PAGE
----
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Laundry's hard enough to do in a city deprived of apartments equipped with their own washers and dryers. Harder still when the number of Laundromats are shrinking. Adding kids to the equation seriously complicates the task: The weekly load allotment jumps to three or more, the job no longer easily accomplished on the fly. (Who watches the kids while you race down to the laundry room or out to the laundromat?) Here, how New York families deal with their dirty duds, and why you shouldn't necessarily be envious of those who seem to have a better laundry set-up than you:
• In-unit washer/dryer: Yes, it has come to this: An in-unit washer and dryer is the ultimate family apartment amenity. It’s yours alone; you can run it any time of the day or night; you can load and unload on your schedule, and it doesn’t require mountains of change to run.
Reality check: Many buildings won’t allow you to install one of your own. And if they do, you'll need enough space—at least 2 to 4 inches of clearance beyond the dimensions of your desired unit—and hook-up to the building’s plumbing, electricity or gas lines, plus access to outside wall for venting. And don’t rule out the common laundry room for large, bulky items (think heavy-duty bedding like duvets and quilts) and doing multiple loads at once.
• Floor-by-floor laundry rooms: If you can’t have your own washer-dryer, a laundry room on each floor of your building is the next best thing. It's convenient and feels more legit to leave your kids in the apartment with your front door open while you dash down the hall to throw in a load than running to the basement of your building.
Reality check: Just because your building has machines on each floor doesn't necessarily mean you won't have to wait to use them. “There tend to be fewer washers and dryers on each floor than in a typical building’s common laundry room, so if all the machines are in use, it can be very frustrating,” says Randy Karn, National Sales Manager for Maytag Commercial Laundry, who has worked extensively in New York City supplying machines to commercial laundry distributors. Laundry vendors recommend roughly one washer and dryer for every 10 apartments, but “it might be more if the building has a lot of apartments with two and three or more bedrooms,” says Seth Breitman, vice-president of Sebco Laundry Systems, a laundry service provider to apartment buildings and other multi-housing properties on the East Coast.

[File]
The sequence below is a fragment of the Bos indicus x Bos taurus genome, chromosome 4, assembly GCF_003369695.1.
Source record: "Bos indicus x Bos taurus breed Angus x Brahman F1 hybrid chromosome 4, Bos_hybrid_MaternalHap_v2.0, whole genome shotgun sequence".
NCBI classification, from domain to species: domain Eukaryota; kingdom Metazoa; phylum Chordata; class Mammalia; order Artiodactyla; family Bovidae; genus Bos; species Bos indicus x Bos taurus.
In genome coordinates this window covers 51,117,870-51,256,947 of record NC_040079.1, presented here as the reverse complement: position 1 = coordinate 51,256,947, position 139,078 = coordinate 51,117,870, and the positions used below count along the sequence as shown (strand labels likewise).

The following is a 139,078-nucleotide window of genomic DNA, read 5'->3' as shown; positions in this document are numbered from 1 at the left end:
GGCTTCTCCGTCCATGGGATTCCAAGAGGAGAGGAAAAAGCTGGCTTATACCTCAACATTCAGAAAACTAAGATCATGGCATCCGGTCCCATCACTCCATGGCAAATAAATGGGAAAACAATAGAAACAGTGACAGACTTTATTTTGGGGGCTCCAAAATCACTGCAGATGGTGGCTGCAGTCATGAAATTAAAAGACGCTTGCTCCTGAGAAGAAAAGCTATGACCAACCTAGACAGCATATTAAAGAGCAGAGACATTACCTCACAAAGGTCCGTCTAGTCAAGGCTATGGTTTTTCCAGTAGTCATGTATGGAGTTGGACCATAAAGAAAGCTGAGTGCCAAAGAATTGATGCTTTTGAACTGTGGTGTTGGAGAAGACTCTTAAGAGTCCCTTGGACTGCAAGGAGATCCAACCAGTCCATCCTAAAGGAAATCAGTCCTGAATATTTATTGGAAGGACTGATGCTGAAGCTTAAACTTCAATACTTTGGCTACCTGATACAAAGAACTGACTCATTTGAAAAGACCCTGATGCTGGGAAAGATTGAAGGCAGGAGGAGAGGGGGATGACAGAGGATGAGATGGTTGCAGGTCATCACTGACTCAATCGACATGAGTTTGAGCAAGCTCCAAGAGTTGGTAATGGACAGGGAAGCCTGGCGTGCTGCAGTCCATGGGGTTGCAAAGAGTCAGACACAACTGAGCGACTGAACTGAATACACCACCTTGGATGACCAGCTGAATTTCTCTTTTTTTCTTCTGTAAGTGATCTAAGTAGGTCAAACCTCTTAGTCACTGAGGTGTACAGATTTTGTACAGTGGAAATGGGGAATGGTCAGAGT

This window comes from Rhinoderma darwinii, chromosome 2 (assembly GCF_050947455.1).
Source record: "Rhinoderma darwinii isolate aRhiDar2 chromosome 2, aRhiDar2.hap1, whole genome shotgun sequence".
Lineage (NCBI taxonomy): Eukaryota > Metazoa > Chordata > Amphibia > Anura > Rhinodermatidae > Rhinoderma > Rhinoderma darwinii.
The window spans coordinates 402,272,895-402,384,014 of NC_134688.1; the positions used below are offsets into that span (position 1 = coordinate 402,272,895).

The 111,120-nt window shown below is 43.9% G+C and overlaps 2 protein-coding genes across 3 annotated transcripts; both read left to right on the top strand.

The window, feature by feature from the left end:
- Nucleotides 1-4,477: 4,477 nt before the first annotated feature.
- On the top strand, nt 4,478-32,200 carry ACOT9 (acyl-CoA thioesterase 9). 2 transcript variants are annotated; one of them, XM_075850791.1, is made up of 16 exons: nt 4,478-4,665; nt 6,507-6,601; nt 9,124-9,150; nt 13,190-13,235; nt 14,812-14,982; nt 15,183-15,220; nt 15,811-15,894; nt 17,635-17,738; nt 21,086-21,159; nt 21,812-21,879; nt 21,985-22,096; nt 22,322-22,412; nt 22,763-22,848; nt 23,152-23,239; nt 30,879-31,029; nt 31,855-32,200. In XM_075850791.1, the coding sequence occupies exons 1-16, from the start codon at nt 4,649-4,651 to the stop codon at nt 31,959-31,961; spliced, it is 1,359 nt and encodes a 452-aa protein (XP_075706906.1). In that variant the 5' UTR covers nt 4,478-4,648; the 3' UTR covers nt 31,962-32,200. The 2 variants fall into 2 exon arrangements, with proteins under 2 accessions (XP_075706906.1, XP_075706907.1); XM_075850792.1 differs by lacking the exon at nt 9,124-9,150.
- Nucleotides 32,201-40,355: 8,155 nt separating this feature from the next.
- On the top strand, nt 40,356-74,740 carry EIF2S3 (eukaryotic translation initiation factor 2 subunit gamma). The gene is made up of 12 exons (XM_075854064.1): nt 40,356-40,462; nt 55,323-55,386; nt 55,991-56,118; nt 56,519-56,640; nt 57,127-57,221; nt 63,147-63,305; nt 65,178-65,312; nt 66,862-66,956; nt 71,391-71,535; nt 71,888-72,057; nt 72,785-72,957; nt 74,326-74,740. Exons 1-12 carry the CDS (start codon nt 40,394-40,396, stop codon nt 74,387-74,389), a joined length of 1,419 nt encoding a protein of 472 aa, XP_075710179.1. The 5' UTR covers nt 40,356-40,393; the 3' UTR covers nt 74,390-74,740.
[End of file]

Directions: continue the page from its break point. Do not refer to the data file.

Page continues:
Common laundry rooms: The days of hoarding quarters for laundry use are—hallelujah!—becoming a thing of the past as more and more common laundry facilities are going coin-free. On the horizon: washer/dryer availability, load status and payment all via your Smartphone.
Reality check: The building laundry room may be less accessible to parents with kids—you may have to schlep them along—but what they lack in convenience they make up for in cleaning power: numerous industrial-sized and extra-powered machines, so you can do fewer, larger loads in less time. What’s more, says Karn, “since the laundry room is for the building’s tenants only, the machines tend to be less abused than those in public laundromats.”
Laundromat: Definitely not all that convenient an option if you have kids in tow. (Imagine yourself pushing a stroller while pulling a laundry cart through the streets of New York on a cold wintry day, not to mention what you’ll do with the kids once you get there.) But like the common laundry room, it offers an abundance of high-powered machines so you can get the job done quickly.
Reality check: Certain times of the week (often Saturday and Sunday) are busier than other times, warns Karn, so try to get that intel before you set out.